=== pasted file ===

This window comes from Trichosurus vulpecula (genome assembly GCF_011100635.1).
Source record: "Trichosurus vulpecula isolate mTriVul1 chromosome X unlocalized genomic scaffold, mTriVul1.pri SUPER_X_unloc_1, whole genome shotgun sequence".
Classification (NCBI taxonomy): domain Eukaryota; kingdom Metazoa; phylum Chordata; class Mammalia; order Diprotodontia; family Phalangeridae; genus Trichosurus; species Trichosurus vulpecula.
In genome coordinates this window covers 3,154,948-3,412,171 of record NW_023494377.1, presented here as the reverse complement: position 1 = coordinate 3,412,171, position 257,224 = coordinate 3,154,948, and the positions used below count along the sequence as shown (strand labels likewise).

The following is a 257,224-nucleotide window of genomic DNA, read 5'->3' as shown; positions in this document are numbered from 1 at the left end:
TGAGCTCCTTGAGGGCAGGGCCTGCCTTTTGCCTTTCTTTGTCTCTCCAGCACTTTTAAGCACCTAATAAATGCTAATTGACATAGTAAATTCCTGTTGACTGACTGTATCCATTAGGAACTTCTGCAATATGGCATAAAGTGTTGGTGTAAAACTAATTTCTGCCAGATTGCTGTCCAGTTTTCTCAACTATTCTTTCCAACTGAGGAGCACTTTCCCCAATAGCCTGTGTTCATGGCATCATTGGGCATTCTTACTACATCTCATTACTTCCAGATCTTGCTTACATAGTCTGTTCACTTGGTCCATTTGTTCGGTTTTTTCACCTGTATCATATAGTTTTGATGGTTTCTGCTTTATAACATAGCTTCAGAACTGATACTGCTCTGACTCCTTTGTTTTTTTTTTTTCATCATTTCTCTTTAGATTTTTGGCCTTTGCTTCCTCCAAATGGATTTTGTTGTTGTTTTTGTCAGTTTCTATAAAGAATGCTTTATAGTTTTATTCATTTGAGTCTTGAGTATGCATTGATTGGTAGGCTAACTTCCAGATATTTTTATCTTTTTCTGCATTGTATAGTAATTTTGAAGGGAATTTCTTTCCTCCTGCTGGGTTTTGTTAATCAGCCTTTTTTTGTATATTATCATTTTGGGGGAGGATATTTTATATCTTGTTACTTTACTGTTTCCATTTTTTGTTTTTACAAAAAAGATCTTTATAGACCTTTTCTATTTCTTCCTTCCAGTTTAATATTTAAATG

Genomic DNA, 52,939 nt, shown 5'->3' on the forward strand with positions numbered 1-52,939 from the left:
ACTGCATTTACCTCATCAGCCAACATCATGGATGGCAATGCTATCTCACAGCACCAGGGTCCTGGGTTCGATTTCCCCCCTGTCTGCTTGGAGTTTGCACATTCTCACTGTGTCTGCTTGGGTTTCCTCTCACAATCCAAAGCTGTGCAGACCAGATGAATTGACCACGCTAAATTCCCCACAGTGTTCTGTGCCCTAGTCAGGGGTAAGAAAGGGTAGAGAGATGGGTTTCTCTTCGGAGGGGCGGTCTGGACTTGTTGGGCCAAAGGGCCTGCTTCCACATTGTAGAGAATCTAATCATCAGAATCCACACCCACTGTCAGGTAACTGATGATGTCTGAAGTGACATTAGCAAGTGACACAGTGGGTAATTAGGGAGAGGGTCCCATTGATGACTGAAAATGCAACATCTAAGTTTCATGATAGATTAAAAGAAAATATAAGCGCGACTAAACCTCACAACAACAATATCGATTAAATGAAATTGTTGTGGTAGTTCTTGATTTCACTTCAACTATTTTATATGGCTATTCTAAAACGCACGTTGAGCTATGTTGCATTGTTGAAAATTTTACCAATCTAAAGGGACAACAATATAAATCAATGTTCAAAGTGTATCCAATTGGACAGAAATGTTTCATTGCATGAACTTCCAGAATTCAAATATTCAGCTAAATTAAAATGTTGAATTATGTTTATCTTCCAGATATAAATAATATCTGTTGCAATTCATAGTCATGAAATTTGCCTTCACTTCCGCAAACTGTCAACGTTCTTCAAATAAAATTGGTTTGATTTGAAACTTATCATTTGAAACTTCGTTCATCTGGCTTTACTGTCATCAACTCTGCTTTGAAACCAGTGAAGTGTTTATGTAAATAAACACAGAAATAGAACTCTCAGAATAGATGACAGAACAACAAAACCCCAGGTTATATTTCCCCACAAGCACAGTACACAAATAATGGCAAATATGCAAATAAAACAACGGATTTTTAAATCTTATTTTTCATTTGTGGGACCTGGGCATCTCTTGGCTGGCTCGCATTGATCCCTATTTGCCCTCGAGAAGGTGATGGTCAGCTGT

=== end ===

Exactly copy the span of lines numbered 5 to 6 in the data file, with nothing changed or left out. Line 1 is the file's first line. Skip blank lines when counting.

The following is a 257,224-nucleotide window of genomic DNA, read 5'->3' as shown; positions in this document are numbered from 1 at the left end:
TGAGCTCCTTGAGGGCAGGGCCTGCCTTTTGCCTTTCTTTGTCTCTCCAGCACTTTTAAGCACCTAATAAATGCTAATTGACATAGTAAATTCCTGTTGACTGACTGTATCCATTAGGAACTTCTGCAATATGGCATAAAGTGTTGGTGTAAAACTAATTTCTGCCAGATTGCTGTCCAGTTTTCTCAACTATTCTTTCCAACTGAGGAGCACTTTCCCCAATAGCCTGTGTTCATGGCATCATTGGGCATTCTTACTACATCTCATTACTTCCAGATCTTGCTTACATAGTCTGTTCACTTGGTCCATTTGTTCGGTTTTTTCACCTGTATCATATAGTTTTGATGGTTTCTGCTTTATAACATAGCTTCAGAACTGATACTGCTCTGACTCCTTTGTTTTTTTTTTTTCATCATTTCTCTTTAGATTTTTGGCCTTTGCTTCCTCCAAATGGATTTTGTTGTTGTTTTTGTCAGTTTCTATAAAGAATGCTTTATAGTTTTATTCATTTGAGTCTTGAGTATGCATTGATTGGTAGGCTAACTTCCAGATATTTTTATCTTTTTCTGCATTGTATAGTAATTTTGAAGGGAATTTCTTTCCTCCTGCTGGGTTTTGTTAATCAGCCTTTTTTTGTATATTATCATTTTGGGGGAGGATATTTTATATCTTGTTACTTTACTGTTTCCATTTTTTGTTTTTACAAAAAAGATCTTTATAGACCTTTTCTATTTCTTCCTTCCAGTTTAATATTTAAATG